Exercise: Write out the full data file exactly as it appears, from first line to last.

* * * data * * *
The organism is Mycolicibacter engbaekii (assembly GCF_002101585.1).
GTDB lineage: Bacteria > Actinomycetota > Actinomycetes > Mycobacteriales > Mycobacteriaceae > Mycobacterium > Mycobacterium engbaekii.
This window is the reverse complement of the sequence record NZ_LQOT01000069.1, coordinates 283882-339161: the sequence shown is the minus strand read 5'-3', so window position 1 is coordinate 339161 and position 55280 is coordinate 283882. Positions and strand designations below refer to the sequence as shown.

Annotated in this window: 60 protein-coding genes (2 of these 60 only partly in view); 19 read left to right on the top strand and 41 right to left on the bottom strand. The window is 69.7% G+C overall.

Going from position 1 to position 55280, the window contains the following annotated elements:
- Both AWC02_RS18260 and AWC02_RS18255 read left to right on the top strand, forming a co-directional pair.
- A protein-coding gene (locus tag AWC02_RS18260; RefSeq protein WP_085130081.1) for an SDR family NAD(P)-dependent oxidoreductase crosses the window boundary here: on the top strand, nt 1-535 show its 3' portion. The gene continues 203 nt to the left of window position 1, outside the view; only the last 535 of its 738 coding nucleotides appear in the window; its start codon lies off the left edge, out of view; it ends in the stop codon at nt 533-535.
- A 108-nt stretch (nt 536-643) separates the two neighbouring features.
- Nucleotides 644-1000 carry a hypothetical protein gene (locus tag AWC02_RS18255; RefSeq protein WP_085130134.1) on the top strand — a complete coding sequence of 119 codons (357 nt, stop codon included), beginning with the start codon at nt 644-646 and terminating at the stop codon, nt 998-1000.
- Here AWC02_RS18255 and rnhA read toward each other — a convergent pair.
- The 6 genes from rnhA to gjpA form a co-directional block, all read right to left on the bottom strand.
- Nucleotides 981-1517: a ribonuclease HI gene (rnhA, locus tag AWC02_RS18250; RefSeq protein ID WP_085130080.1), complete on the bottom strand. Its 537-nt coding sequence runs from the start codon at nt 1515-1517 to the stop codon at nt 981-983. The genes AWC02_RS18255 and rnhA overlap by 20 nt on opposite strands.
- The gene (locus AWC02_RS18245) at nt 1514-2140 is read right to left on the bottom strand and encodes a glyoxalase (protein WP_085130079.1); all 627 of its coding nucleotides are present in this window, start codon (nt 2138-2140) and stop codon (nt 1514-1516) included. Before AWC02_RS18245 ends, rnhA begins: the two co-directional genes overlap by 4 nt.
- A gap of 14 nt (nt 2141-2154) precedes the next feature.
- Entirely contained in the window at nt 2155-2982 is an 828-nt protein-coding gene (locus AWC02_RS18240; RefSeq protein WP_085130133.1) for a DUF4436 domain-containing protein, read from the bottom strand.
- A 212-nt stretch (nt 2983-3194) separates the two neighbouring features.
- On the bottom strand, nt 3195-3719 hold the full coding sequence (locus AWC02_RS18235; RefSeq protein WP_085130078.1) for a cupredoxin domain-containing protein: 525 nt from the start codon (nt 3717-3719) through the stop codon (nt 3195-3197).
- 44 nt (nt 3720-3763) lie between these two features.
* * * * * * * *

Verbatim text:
The organism is Mycolicibacter engbaekii (assembly GCF_002101585.1).
GTDB lineage: Bacteria > Actinomycetota > Actinomycetes > Mycobacteriales > Mycobacteriaceae > Mycobacterium > Mycobacterium engbaekii.
This window is the reverse complement of the sequence record NZ_LQOT01000069.1, coordinates 283882-339161: the sequence shown is the minus strand read 5'-3', so window position 1 is coordinate 339161 and position 55280 is coordinate 283882. Positions and strand designations below refer to the sequence as shown.

Annotated in this window: 60 protein-coding genes (2 of these 60 only partly in view); 19 read left to right on the top strand and 41 right to left on the bottom strand. The window is 69.7% G+C overall.

Going from position 1 to position 55280, the window contains the following annotated elements:
- Both AWC02_RS18260 and AWC02_RS18255 read left to right on the top strand, forming a co-directional pair.
- A protein-coding gene (locus tag AWC02_RS18260; RefSeq protein WP_085130081.1) for an SDR family NAD(P)-dependent oxidoreductase crosses the window boundary here: on the top strand, nt 1-535 show its 3' portion. The gene continues 203 nt to the left of window position 1, outside the view; only the last 535 of its 738 coding nucleotides appear in the window; its start codon lies off the left edge, out of view; it ends in the stop codon at nt 533-535.
- A 108-nt stretch (nt 536-643) separates the two neighbouring features.
- Nucleotides 644-1000 carry a hypothetical protein gene (locus tag AWC02_RS18255; RefSeq protein WP_085130134.1) on the top strand — a complete coding sequence of 119 codons (357 nt, stop codon included), beginning with the start codon at nt 644-646 and terminating at the stop codon, nt 998-1000.
- Here AWC02_RS18255 and rnhA read toward each other — a convergent pair.
- The 6 genes from rnhA to gjpA form a co-directional block, all read right to left on the bottom strand.
- Nucleotides 981-1517: a ribonuclease HI gene (rnhA, locus tag AWC02_RS18250; RefSeq protein ID WP_085130080.1), complete on the bottom strand. Its 537-nt coding sequence runs from the start codon at nt 1515-1517 to the stop codon at nt 981-983. The genes AWC02_RS18255 and rnhA overlap by 20 nt on opposite strands.
- The gene (locus AWC02_RS18245) at nt 1514-2140 is read right to left on the bottom strand and encodes a glyoxalase (protein WP_085130079.1); all 627 of its coding nucleotides are present in this window, start codon (nt 2138-2140) and stop codon (nt 1514-1516) included. Before AWC02_RS18245 ends, rnhA begins: the two co-directional genes overlap by 4 nt.
- A gap of 14 nt (nt 2141-2154) precedes the next feature.
- Entirely contained in the window at nt 2155-2982 is an 828-nt protein-coding gene (locus AWC02_RS18240; RefSeq protein WP_085130133.1) for a DUF4436 domain-containing protein, read from the bottom strand.
- A 212-nt stretch (nt 2983-3194) separates the two neighbouring features.
- On the bottom strand, nt 3195-3719 hold the full coding sequence (locus AWC02_RS18235; RefSeq protein WP_085130078.1) for a cupredoxin domain-containing protein: 525 nt from the start codon (nt 3717-3719) through the stop codon (nt 3195-3197).
- 44 nt (nt 3720-3763) lie between these two features.